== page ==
Madrid's top sightseeing attraction is the art-lovers' paradise of the Prado Museum. This gallery, ranking among the finest in Europe, is world renowned for rich collections of El Greco and Velazquez, Rubens and Goya.

Best policy is to take the standard guided tour to find where the most famous paintings are located, and then to return another day for leisurely browsing. The gallery contains over 100 rooms.

For art lovers, Madrid is much more than the city of the Prado. One of the world's richest private art collections - owned by Baron Thyssen - moved several years ago from Lugano in Switzerland to a prestigious home in the Palace of Villahermosa, facing the Prado.

Rated as the greatest painting of the 20th century, Picasso's Guernica - based on bombing of that city during the Spanish Civil War - is located in the Queen Sofia Art Centre. The awe-inspiring canvas is protected behind bullet-proof plate glass, for it's a work that still arouses very deep emotions.

The Queen Sofia Centre is one of the world's biggest exhibition buildings for 20th-century art, rivalled only by the Pompidou Centre in Paris. It has been converted from a remarkable 18th-century building which originally was designed as the Madrid General Hospital!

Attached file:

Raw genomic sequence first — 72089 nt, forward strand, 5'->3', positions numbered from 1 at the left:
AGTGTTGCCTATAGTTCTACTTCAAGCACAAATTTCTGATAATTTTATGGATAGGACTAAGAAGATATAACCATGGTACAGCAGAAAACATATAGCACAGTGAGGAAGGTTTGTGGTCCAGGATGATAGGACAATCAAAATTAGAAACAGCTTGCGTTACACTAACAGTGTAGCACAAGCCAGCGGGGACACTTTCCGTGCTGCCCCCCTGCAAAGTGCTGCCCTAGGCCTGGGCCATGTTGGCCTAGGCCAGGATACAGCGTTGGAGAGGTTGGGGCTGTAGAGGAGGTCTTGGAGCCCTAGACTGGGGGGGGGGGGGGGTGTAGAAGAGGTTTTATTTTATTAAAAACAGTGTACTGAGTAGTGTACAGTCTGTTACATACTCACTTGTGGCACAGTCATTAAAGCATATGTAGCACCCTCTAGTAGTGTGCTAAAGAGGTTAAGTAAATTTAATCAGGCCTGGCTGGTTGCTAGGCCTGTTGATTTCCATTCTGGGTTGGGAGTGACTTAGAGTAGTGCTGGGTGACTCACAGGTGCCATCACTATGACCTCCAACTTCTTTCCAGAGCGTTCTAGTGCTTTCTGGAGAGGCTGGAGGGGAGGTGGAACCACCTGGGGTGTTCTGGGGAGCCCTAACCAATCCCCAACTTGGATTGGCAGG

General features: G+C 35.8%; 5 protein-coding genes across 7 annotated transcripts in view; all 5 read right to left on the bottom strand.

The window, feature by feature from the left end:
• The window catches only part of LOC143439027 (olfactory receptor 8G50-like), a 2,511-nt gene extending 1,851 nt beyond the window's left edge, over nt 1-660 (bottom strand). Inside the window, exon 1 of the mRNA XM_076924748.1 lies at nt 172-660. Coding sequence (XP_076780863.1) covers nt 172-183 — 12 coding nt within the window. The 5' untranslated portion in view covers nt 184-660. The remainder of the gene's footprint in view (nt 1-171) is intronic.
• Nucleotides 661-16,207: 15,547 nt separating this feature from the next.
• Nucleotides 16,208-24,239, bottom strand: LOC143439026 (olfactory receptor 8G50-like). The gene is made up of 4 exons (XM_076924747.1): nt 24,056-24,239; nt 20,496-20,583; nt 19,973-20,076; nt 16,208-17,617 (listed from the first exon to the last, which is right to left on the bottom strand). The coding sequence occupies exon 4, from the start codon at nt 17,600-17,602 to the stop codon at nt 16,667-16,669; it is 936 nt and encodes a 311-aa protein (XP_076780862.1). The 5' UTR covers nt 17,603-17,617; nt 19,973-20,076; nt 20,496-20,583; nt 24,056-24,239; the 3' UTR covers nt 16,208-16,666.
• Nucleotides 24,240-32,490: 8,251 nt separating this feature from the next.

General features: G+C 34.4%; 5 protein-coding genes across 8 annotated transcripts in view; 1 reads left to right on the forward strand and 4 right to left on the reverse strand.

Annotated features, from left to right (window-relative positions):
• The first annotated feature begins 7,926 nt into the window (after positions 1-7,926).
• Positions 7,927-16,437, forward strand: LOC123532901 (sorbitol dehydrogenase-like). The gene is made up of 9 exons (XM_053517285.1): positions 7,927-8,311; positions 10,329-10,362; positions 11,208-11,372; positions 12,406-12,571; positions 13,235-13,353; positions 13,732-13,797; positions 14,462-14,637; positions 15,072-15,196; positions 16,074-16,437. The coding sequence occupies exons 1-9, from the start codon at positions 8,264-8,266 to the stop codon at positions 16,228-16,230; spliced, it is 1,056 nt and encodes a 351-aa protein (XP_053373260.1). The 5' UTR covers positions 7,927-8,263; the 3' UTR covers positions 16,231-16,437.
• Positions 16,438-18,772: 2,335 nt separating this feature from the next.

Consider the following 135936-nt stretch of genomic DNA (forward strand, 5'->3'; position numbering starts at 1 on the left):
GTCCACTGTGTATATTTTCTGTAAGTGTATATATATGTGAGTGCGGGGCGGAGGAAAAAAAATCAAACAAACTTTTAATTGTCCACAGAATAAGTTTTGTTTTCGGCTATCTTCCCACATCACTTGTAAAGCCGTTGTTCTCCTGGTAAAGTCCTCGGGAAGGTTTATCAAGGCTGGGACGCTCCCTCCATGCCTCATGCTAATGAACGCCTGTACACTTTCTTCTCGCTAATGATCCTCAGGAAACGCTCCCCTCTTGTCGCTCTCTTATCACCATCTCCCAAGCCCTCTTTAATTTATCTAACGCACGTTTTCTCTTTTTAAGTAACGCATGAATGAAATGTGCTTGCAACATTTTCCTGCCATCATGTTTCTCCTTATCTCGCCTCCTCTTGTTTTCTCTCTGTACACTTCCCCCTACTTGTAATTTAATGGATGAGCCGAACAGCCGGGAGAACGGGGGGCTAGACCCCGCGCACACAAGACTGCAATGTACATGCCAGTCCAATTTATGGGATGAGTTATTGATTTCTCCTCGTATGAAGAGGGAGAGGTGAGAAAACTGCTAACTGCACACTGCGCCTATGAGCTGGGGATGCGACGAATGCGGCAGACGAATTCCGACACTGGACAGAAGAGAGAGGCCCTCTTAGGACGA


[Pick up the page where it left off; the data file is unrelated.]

Royal PalaceIn Madrid, the past and the present live most happily together. City sightseeings show you modern Madrid, but also include visits to the gorgeously furnished rooms of the Royal Palace, and to the adjoining Armoury. 

To get the most enjoyment from a Madrid break, it's worth going Spanish with 3 o'clock lunch and 10.30 dinner.

Then you can sample the cafe and tavern life of Madrid. After morning sightseeing, it's pleasant to relax with a few sherries at a pavement cafe. Little saucers of snacks - called tapas - help fight off hunger till lunchtime.

Likewise, early evening, try a Spanish tasca-crawl. Tasca is a bar or wine-tavern, with great variety of snacks displayed along the counter.

Between 7 and 10 p.m. all the central bars are thronged with local citizens - gossiping, drinking and eating the snacks. It's far better than sitting in the hotel lounge, grumbling because the restaurant doesn't open before 9.30!

Don't book full board at Madrid hotels, or even half board. Instead, break away from the 'international cuisine' of hotel dining rooms, and sample speciality Spanish food in characteristic local restaurants.